DUI is categorized as a priorable offense. This means its punishments increase with every successive wet reckless or DUI conviction that occurs within ten years. This is to say that a third drunk-driving conviction within ten years carries more severe consequences compared to a second- or first-time conviction.
Additionally, there are no formal penalties for most offenses unless you are found guilty of the crime (either by being found guilty at trial or entering a plea). But with DUI, it is different. The penalties are categorized into two as follows:
When you are legally arrested for DUI, you undergo two distinct legal proceedings— an administrative process at the DMV (Department of Motor Vehicles) and a criminal court process. Under the administrative process, you’re required to request an administrative hearing within ten days of your arrest.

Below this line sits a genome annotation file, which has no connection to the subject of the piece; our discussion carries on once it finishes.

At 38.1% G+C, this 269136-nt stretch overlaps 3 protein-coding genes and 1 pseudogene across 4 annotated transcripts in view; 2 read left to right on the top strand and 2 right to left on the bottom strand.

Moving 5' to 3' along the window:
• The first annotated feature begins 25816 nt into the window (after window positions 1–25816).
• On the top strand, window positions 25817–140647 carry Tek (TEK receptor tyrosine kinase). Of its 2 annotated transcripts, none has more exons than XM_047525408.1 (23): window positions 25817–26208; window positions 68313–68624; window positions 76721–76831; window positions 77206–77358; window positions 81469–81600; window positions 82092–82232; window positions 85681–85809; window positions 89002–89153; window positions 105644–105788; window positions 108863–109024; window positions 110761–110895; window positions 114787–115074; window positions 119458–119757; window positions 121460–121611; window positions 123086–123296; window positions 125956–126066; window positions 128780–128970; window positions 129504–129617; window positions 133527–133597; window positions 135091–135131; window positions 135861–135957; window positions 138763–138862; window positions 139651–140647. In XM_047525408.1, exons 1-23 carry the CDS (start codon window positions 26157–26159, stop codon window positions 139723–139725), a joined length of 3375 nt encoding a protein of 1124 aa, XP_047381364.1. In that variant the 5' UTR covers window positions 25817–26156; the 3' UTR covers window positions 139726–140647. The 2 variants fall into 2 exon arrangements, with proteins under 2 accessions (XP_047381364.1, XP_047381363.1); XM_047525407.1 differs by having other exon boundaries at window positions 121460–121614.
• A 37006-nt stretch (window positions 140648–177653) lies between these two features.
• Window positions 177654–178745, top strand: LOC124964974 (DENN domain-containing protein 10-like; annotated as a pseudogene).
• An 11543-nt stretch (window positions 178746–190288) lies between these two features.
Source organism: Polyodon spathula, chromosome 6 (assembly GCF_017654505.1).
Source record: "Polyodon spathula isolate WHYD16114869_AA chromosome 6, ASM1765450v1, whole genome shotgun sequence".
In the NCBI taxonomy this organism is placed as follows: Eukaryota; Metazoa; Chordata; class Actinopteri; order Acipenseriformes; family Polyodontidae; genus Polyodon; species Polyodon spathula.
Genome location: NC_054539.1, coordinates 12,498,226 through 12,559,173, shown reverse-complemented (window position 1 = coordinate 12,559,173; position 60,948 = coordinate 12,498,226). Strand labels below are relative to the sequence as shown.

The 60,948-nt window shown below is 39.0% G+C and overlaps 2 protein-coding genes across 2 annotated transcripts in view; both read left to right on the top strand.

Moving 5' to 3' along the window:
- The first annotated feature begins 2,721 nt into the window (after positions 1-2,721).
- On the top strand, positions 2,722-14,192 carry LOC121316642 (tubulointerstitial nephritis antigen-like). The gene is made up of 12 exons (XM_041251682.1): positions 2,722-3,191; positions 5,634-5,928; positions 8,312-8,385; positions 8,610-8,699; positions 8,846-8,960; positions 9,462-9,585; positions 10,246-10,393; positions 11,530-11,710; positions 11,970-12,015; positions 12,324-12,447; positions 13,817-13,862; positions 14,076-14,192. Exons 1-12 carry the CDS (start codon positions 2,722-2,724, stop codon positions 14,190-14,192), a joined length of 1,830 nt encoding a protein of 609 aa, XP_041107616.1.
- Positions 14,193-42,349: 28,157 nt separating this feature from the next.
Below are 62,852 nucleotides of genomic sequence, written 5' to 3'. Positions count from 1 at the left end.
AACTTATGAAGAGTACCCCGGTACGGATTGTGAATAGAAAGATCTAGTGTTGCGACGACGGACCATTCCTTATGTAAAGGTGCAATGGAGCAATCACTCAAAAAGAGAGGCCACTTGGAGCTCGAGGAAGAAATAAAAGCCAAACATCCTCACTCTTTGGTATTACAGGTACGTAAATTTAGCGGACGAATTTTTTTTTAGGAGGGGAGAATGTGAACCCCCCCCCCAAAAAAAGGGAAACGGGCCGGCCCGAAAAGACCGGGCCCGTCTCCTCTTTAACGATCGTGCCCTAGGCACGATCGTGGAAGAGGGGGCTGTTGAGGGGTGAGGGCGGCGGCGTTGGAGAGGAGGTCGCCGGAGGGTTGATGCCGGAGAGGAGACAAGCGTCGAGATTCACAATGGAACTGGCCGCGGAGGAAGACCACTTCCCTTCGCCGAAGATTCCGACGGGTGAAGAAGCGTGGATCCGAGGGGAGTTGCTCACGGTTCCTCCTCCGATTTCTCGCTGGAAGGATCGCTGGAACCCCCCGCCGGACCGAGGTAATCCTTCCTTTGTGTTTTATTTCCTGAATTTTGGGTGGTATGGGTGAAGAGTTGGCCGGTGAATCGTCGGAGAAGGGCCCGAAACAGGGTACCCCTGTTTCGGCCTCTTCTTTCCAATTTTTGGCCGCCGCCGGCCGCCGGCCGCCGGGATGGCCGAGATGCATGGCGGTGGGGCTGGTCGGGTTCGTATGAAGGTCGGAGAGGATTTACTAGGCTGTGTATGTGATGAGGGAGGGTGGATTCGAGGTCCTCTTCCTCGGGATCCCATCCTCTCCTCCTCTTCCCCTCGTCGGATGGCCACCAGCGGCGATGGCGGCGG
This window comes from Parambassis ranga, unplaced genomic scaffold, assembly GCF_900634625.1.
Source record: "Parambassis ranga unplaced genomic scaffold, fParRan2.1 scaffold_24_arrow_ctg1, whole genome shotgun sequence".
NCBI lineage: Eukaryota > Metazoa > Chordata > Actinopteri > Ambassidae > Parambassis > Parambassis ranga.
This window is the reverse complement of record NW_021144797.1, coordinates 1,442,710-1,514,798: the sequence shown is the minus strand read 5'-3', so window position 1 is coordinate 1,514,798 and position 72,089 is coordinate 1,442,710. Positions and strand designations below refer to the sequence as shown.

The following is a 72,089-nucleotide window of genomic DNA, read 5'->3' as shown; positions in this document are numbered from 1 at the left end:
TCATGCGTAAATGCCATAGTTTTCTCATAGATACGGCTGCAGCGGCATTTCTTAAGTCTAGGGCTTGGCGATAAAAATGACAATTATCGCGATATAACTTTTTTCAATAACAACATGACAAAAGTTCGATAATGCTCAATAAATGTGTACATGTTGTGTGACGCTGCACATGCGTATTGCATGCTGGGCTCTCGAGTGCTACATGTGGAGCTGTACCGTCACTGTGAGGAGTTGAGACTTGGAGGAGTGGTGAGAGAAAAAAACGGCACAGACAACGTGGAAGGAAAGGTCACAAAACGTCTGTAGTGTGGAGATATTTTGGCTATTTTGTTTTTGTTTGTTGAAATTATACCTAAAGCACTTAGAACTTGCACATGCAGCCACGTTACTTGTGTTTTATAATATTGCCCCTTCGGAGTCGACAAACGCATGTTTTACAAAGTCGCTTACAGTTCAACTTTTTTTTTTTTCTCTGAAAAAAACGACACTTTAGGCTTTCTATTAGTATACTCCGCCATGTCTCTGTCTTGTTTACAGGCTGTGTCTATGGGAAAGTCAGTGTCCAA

The purpose of this hearing is to determine whether your driving privilege should be suspended or not. You are supposed to argue a defense as to why you think your license shouldn’t be suspended. If you lose at the hearing or fail to request it, you will face administrative penalties, including license suspension and sometimes fees.
Note that the DMV won’t send you to jail or impose fines, but they can suspend your license. Also, the DMV penalties will be imposed irrespective of whether the court ultimately finds you guilty or not.
The administrative license suspension period for a 3rd DUI offense is a year. The period would go up to three years should you refuse to undergo chemical testing to violate the state’s implied consent law.